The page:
India: an Empire in Denial
"No word ever dies. What we are saying today may not be accepted by the
people at this moment. But our propaganda is not in vain. Our words remain
embedded among the people... One who doesn't dream and can't make others dream, can
never become a revolutionary." Ideologue
of Maoist movement,
Charu Mazumdar quoted in
Sumanta Banerjee - India's Simmering Revolution: The Naxalite Uprising,
'Calling Maoists mad Islamists is not going to help'
Times of India, 3 October 2009
The people in India's mineral heartland are tribals, who are
the poorest of the poor, says writer-activist Arundhati Roy . The
government's war against India's indigenous people is a frightening and
unjust one. Short takes from an interview to The Times of India.
The PM has said that the
movement is India's gravest security threat . It suits the Maoists and the
government to inflate the danger. It makes it easier to come down with all the
force of your security apparatus. The inflation is mischievous . And it creates
a situation in which every other kind of resistance is subsumed into this mad
binary and dealt with as such. The most frightening thing is the criminalisation
of the democratic space. You're either with us or against us. Bush is back, if
he ever went away.
Policemen are being killed. People are also being killed and that's not being
reported . If it is, they just say they are Maoists. You can't extract any easy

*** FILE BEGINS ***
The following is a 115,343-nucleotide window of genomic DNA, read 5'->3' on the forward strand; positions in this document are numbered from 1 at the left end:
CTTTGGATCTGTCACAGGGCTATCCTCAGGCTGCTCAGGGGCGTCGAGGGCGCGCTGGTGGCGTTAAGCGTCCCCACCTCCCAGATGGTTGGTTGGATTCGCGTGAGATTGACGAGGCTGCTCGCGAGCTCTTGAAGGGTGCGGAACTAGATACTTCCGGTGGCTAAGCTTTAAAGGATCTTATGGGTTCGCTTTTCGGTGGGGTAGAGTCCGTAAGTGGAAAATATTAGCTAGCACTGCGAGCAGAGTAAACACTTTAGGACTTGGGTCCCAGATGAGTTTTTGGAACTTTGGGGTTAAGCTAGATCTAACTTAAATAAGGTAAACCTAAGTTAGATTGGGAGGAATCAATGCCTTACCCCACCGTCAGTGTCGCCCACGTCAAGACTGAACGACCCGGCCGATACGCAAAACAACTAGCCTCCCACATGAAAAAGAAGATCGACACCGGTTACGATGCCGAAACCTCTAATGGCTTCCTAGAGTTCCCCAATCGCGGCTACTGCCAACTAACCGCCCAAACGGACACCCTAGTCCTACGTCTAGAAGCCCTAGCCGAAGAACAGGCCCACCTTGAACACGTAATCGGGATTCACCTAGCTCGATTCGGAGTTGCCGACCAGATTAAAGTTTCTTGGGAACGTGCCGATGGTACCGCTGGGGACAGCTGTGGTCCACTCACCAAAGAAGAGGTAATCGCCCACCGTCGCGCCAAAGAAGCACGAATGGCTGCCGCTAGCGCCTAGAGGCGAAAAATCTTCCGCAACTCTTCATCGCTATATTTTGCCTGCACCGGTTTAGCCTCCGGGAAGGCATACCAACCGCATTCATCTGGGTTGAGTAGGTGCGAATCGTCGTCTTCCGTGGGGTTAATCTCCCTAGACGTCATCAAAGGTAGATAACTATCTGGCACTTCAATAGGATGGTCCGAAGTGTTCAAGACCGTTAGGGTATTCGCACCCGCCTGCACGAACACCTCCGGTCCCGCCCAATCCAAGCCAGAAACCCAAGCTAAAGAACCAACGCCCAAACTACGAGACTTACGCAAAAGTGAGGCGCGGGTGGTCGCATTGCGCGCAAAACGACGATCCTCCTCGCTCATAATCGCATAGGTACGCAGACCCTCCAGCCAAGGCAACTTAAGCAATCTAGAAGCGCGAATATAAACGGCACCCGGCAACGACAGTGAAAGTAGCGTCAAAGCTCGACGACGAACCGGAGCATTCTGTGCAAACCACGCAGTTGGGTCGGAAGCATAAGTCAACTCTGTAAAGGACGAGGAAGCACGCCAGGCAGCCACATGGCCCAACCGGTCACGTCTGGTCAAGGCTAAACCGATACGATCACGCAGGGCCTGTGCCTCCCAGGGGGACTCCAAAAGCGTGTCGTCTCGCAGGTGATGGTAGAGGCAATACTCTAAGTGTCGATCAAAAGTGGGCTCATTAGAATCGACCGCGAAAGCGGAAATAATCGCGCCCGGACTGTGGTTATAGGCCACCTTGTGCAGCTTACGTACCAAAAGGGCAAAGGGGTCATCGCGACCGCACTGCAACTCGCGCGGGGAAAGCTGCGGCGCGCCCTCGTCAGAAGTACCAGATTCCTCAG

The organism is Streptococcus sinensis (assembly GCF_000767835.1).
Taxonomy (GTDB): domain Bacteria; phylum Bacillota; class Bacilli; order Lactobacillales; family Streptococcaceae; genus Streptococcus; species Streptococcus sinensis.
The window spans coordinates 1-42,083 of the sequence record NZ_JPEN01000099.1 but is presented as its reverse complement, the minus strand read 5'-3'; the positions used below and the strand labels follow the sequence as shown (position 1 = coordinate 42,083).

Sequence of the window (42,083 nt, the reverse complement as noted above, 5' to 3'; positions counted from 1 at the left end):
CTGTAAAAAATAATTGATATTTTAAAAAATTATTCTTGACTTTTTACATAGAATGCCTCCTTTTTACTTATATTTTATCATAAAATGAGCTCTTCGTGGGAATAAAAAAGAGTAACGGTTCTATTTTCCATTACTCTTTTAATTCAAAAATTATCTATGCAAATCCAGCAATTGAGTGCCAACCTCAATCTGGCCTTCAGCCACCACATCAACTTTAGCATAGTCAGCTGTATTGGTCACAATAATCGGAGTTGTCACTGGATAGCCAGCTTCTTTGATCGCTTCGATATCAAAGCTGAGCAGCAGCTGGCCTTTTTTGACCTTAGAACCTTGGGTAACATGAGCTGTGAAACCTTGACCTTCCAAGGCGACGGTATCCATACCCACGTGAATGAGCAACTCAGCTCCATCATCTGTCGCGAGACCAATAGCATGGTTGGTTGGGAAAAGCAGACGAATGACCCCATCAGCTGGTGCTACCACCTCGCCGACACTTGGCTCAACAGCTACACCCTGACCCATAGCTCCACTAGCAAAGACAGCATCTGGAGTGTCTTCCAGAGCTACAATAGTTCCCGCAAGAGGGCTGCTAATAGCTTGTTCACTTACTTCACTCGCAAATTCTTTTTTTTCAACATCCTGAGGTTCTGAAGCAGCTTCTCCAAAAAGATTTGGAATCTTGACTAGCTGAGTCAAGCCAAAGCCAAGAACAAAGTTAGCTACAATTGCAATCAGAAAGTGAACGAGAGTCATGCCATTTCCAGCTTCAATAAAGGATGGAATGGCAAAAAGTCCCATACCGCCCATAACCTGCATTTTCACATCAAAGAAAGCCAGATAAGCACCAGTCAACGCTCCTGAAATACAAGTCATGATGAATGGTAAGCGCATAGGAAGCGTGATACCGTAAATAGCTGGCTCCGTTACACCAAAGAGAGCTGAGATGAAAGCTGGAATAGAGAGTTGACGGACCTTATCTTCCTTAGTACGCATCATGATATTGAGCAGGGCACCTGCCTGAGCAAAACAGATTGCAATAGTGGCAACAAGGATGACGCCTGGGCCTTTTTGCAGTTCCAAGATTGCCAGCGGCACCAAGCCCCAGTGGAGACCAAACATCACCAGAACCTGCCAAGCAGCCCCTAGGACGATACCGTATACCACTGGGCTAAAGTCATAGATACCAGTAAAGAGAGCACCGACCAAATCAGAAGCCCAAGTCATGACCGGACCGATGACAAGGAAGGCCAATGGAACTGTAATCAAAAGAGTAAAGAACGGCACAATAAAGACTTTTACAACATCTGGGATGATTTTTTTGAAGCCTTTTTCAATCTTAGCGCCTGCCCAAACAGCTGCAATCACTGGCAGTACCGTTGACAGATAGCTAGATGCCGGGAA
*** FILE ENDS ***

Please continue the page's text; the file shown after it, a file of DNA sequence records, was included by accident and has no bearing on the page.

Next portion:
moralities out of these killings. You have to look at the principle. The debate
can't be about whether it is okay to kill policemen or whether it's okay to kill
tribals. Obviously, it's not okay to do either. How do you rescue the situation?
We have to look at why this is happening. If you are going to say Maoists are as
mad as Islamists and should be liquidated, it's not going to help. It would mean
liquidating hundreds of thousands.
These are the poorest people of the country - they have no schools, no
hospitals, no water, none of the amenities the state is supposed to provide.
When the state talks about their well-being and development, it means
displacement and mining. Bauxite mining in Orissa is one of the most devastating
kinds of mining. To get one tonne of bauxite you have a stripping ratio of 1:13
so you have to mine 13 tonnes. You create radioactive red mud. This is dumped
into rivers and belches carbon dioxide into the air. From bauxite you get
alumina and then aluminum. For one tonne of aluminum you need 1,300 tonnes of
water. All this for the weapons industry. Bauxite mountains are porous and
function as natural water tanks that hold water and irrigate the plains. Bauxite
mining is devastating a whole ecosystem . This is what the mining company
Vedanta is doing. The bauxite in Niyamgiri in Orissa is called Kondolite after
the Kond tribals in Orissa.
There's an MoU on every mountain and river. When profits are so huge, the
capacity for cruelty is also huge.